Yes, You Should Be Cleaning Your Dry Brush - Here's How

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Sometimes, the list of things we need to regularly clean just keeps piling up. We totally understand the feeling, but when it comes to cleaning your beauty tools, you shouldn't be neglecting them. This goes for makeup brushes, flat irons, hair brushes, and especially your exfoliating dry brush. If you're new to dry brushing, this is an ancient practice that helps to remove dead skin cells and toxins to improve your skin's appearance and circulation. It involves using a dry, soft-bristled brush to rub away dead skin that's been building up. 


Though there isn't a lot of scientific evidence to support dry brushing, many people have found it helpful for their skin. Dermatologist Mamina Turegano, MD tells Mind Body Green, "It boosts circulation and stimulates the skin, as you start off at the feet and brush toward your heart ... It's important to acknowledge your skin. It can be very nurturing and healthy." Just as it's important to clean our bodies, it's vital to clean the tools we use to do so. Over time, your dry brush accumulates dead skin and bacteria from repeated usage. If you never clean it, you're just rubbing all that gunk right back into your skin and increasing your risk for infection and irritation. Cleaning your brush will also keep the bristles in good condition so you can get more uses out of it. But what is the right way to ensure you're fully cleaning your dry brush without damaging it?


How to clean your dry brush

There are a few different ways to clean your dry brush. The quickest way is to place the brush under running water, gently rubbing the bristles with antibacterial soap to loosen dead skin and dirt. If your brush has a wooden base, as many dry brushes do, avoid getting the wood too wet, as this can wear down the brush and cause the bristles to fall off.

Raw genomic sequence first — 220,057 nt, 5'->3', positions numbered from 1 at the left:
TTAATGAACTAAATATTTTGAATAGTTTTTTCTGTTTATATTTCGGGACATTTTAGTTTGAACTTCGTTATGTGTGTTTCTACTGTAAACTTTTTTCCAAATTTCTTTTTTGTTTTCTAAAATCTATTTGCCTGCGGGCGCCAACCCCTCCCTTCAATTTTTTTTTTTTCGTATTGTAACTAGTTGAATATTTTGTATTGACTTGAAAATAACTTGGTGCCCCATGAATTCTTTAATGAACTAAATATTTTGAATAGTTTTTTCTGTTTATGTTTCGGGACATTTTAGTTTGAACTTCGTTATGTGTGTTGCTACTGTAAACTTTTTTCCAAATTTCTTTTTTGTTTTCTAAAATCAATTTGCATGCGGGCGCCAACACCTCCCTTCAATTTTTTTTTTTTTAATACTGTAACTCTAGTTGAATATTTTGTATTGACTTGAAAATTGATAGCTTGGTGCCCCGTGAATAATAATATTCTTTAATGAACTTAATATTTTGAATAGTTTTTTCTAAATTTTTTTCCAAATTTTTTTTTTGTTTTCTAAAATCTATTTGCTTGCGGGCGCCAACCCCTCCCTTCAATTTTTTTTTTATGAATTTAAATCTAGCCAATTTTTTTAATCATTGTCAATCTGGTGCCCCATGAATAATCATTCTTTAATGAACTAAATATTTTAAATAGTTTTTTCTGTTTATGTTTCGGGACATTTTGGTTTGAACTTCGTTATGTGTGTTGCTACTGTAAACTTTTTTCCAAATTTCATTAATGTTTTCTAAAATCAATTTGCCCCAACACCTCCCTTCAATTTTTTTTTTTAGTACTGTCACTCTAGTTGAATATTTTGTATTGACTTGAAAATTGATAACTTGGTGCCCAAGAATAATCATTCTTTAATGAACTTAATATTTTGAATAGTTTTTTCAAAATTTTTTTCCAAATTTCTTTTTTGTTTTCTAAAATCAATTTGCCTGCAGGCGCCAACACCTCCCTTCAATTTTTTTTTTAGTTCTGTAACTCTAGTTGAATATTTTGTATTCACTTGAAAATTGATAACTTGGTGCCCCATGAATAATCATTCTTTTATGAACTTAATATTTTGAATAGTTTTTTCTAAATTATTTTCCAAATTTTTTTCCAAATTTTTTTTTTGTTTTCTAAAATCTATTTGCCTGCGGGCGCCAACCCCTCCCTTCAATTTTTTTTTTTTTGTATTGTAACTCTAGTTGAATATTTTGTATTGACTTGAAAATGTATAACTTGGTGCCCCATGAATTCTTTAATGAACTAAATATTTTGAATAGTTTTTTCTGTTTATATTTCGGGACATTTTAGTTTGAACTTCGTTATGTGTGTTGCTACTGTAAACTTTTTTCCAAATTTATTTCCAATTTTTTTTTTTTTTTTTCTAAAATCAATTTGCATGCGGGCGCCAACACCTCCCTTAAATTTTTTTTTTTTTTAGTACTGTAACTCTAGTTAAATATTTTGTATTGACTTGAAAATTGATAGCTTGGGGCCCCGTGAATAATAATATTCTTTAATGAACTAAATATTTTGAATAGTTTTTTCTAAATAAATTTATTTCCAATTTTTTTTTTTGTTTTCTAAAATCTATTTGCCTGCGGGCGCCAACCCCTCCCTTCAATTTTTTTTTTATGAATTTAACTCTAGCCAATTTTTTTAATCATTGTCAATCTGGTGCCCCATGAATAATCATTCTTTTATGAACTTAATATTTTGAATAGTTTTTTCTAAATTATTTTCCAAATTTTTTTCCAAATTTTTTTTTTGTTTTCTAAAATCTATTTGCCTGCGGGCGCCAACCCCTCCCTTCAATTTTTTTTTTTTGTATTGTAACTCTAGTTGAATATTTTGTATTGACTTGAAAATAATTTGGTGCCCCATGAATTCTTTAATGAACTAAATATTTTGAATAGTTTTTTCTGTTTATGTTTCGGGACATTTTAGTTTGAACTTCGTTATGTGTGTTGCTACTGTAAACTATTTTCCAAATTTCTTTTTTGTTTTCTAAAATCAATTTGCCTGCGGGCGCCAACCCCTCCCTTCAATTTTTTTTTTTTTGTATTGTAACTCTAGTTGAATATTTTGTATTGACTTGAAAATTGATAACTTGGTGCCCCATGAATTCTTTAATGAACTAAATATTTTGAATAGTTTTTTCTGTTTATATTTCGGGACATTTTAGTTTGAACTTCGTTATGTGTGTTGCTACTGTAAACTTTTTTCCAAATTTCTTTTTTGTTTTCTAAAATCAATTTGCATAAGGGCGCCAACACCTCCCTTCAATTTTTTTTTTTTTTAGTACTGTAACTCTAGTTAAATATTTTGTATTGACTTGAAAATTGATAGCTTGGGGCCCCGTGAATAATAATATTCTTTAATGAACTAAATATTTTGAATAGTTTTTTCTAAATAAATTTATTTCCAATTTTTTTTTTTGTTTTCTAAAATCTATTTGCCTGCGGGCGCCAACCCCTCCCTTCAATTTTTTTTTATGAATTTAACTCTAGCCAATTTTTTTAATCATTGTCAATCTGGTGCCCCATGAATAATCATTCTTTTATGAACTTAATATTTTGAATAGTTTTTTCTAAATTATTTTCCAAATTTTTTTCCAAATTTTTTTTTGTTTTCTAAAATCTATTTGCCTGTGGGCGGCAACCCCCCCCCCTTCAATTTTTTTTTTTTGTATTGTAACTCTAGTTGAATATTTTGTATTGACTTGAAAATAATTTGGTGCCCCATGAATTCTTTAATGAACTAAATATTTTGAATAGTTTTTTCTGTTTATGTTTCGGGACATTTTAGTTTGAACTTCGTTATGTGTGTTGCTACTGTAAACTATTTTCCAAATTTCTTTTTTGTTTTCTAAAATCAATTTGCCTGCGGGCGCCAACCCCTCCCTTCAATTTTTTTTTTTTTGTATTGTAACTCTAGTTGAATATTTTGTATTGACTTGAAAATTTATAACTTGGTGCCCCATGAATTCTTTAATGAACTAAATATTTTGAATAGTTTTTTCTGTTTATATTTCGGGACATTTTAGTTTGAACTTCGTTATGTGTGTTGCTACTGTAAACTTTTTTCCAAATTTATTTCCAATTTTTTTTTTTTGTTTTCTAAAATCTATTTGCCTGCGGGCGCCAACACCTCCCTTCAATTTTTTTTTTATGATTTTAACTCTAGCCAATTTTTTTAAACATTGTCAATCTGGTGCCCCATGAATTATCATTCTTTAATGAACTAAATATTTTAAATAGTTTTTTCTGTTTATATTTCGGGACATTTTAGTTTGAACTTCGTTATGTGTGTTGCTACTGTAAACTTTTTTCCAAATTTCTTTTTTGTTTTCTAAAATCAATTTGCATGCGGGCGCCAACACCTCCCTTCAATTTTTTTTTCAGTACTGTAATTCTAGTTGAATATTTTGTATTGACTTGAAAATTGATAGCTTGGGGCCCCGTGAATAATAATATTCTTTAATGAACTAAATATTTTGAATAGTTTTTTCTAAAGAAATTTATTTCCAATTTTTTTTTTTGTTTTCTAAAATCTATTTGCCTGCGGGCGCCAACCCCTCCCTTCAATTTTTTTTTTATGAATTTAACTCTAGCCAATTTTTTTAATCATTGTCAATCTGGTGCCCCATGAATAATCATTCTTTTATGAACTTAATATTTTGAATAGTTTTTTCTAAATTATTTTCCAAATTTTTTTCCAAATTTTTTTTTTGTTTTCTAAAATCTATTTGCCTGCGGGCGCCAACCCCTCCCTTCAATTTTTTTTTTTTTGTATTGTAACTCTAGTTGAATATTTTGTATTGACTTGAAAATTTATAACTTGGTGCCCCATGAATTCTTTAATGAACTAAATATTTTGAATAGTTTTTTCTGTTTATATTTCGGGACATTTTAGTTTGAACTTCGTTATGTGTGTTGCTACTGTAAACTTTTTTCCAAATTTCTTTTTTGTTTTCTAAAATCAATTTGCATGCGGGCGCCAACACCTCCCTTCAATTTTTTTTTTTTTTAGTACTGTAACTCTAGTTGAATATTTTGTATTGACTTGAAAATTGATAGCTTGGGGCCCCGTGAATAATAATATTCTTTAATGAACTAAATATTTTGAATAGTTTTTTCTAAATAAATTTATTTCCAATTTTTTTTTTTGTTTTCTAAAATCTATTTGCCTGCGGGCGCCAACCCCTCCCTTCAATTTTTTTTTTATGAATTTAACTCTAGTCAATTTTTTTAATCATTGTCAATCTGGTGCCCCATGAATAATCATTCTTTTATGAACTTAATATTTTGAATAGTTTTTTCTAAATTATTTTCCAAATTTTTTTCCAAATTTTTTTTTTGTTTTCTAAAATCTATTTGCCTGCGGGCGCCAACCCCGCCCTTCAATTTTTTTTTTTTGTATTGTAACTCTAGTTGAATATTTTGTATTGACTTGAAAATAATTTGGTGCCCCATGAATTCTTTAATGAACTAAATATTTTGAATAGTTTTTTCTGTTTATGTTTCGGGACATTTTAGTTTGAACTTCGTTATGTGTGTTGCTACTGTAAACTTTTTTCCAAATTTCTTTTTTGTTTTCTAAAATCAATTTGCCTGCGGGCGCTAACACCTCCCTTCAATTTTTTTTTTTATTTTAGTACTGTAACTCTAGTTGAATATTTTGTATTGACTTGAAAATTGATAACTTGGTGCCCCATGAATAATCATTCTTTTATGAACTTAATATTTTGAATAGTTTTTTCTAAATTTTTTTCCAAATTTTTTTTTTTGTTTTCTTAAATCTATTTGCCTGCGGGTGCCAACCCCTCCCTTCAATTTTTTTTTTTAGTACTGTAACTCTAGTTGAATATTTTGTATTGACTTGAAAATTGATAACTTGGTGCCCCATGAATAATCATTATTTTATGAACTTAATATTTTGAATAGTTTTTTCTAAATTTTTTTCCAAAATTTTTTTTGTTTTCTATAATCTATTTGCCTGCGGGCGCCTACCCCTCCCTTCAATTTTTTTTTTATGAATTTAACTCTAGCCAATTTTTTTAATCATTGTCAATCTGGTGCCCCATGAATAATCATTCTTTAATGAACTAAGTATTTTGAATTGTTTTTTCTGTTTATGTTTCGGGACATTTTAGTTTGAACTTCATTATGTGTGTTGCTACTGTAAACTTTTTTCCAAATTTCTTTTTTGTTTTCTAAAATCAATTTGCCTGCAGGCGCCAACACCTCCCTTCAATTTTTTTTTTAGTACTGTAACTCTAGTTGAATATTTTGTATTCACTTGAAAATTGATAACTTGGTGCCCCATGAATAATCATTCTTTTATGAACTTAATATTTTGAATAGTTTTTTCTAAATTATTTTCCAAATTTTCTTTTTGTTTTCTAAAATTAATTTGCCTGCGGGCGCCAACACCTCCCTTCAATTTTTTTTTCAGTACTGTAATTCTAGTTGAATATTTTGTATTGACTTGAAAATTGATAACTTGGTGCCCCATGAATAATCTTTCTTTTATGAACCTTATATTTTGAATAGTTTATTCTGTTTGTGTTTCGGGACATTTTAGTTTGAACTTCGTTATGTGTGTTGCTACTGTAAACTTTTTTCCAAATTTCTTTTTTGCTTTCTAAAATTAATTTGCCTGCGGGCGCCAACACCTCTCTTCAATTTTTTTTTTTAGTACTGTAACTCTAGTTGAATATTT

Another cleaning method is to wash the dry brush in a bowl of warm, soapy water. Only fill the bowl high enough to cover the bristles and not the wood. Place the brush in the water, bristles facing down, and move the brush around in the bowl in order to clean off the dirt. If you have a makeup brush cleaning mat, you can use this to help clean the bristles as well. 

After you've washed out the debris as best as you can, let your brush completely dry before using it again. It helps to place the brush on a towel with the bristles facing down to absorb excess moisture away from the wood. Don't share your dry brush with anyone, as this can increase the risk for infections, per Healthline

How often should you clean your dry brush?

How often you clean your dry brush depends on how often you use it. Some people make dry brushing a part of their daily skincare routine. This typically isn't recommended for those with sensitive skin, but if you like to dry brush every day, you can ideally clean the brush after each use. More realistically, cleaning it every two to three uses will suffice. If you like to space out your dry brushing sessions to once a week or every few weeks, then you can space out your cleaning as well. Experts at Healthline suggest cleaning your brush once a week.


Of course, even with maintenance, your dry brush won't last forever. You'll know it's time to replace your brush when the bristles become worn down and fall out. Also, if you notice any mold or mildew building up on the brush from excess wetness, that'll tell you it's time for a new brush.